Did Jerry and Rob Speyer dive into a project too big for the real estate giants to handle?
When Tishman Speyer Properties was announced winner of the West Side rail yards development rights in late March, the scene was a cheery one, with the governor and mayor on hand at the yards to hail the Speyers as victors. Now, with the deal apparently dead, the mood has changed substantially [background on the deal collapse here].
In the weeks since the March announcement, Tishman Speyer appeared to grow unexpectedly wary. What was ultimately the sticking point in negotiations—the firm wanted to wait an extra year or so before closing on the eastern rail yard, until the western rail yard was rezoned—was a point that Tishman accepted a few weeks back when it was selected.
The official line from Tishman to the M.T.A. was that the needed rezoning posed too much of a risk, as the community or City Council could force the firm to alter its plans.
But perhaps the huge real estate firm was just unsure about the project, as it wanted more time to ponder and more time to walk away without penalty. After all, it faced the major challenge of having no tenant lined up; it needed to find financing for a platform and then the buildings; and the completion of the No. 7 subway line is uncertain as the city and state have not yet reached an agreement on the overruns.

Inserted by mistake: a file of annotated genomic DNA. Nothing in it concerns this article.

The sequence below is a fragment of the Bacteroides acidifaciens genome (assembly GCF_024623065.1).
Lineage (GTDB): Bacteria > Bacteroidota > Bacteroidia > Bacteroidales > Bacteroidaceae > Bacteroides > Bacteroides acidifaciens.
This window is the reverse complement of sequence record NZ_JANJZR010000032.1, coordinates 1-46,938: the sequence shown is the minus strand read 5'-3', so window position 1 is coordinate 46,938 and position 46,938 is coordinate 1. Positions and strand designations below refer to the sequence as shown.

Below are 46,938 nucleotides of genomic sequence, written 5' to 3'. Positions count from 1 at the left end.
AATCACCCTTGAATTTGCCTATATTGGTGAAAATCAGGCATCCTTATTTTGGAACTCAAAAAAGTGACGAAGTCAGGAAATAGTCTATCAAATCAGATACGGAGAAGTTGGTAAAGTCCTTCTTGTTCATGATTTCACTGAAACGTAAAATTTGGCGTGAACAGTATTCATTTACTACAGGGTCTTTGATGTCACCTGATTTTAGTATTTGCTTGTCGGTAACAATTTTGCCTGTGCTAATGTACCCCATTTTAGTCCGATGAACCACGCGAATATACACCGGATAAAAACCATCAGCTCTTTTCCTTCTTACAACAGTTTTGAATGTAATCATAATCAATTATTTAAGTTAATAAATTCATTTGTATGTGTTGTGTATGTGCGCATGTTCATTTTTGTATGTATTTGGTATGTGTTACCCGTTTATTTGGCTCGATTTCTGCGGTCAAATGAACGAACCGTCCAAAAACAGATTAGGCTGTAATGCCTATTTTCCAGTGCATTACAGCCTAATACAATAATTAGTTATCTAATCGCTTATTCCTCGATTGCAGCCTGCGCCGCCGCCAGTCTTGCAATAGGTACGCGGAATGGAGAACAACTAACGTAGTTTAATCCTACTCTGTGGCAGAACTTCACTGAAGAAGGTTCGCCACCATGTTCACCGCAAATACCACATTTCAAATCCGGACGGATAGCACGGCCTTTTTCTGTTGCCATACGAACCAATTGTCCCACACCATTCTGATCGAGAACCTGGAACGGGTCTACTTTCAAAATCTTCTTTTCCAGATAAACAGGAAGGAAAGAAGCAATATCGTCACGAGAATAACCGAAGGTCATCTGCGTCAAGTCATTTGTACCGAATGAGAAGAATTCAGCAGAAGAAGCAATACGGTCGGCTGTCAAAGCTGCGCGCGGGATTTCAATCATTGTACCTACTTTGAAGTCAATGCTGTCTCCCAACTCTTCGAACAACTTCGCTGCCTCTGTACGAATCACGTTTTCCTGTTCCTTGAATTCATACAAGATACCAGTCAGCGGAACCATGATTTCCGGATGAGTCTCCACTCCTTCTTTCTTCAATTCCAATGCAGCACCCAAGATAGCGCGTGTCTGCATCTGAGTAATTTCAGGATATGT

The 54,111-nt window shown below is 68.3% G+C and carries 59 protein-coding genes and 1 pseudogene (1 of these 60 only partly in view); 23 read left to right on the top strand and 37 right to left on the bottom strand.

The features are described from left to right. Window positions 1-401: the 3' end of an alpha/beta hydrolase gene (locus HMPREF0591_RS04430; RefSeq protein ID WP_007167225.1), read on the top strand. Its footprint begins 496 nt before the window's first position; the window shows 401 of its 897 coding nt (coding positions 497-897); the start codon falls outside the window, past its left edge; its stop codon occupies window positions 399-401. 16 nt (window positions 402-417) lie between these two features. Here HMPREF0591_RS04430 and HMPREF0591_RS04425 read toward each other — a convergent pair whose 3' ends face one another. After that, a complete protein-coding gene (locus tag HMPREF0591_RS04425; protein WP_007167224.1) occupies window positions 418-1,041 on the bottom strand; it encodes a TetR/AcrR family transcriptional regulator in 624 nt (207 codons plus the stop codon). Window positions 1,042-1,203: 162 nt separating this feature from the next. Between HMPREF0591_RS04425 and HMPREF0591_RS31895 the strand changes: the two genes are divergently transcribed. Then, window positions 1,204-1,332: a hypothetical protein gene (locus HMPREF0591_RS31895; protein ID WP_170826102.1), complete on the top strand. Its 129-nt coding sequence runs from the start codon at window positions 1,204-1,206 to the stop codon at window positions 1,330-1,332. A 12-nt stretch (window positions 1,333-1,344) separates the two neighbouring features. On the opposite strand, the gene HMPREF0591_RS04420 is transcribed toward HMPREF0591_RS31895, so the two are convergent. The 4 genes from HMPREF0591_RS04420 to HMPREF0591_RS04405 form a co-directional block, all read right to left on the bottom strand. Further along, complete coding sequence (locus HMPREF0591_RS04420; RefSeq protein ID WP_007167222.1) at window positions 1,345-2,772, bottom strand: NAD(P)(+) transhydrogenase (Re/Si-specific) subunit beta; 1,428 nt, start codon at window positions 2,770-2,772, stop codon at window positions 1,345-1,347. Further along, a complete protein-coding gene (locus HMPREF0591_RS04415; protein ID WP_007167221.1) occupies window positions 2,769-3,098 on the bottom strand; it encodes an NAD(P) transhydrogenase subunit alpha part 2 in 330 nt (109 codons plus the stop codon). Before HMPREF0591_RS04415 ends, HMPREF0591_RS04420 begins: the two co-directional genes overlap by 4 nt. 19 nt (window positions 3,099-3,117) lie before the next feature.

Had Tishman been successful in delaying the signing of the long-term lease for the eastern rail yards, it would have had many extra months to walk away without having to go into default. Under the terms the M.T.A. was pushing, Tishman would have been in default if it abandoned the project before the western yards were rezoned, owing well over $100 million to the M.T.A., according to M.T.A. documents.
It is unclear whether Tishman is entirely out of the picture. CEO Jerry Speyer met with Mayor Bloomberg in London today, and the firm is meeting with the M.T.A. on Monday to try to salvage a deal.
Should the deal be fully scrapped, the M.T.A. still can go back to the other three bidders, only one of which, a joint venture of the Durst Organization and Vornado Realty Trust, had a tenant, Conde Nast, lined up. However, it seems highly unlikely that the price offered by Durst-Vornado—just short of $1 billion after raising it to compete with Tishman’s—would remain the same should the Tishman deal fully collapse.
As for the crucial task of finding a tenant, the Times today noted that Tishman was searching, though failed in its attempt to woo numerous firms to the site.
Given the rough economy, real estate executives note that it’s not an ideal time to be looking for a major tenant as the large companies are preoccupied with the financial crisis and are putting off decisions about expansion or moving into a new building.
“For the most part, everybody has made growth their secondary issue right now,” said Barry Gosin, CEO of real estate brokerage Newmark Knight Frank. “People for the moment are busy trying to figure out what’s happening in these uncharted waters.”
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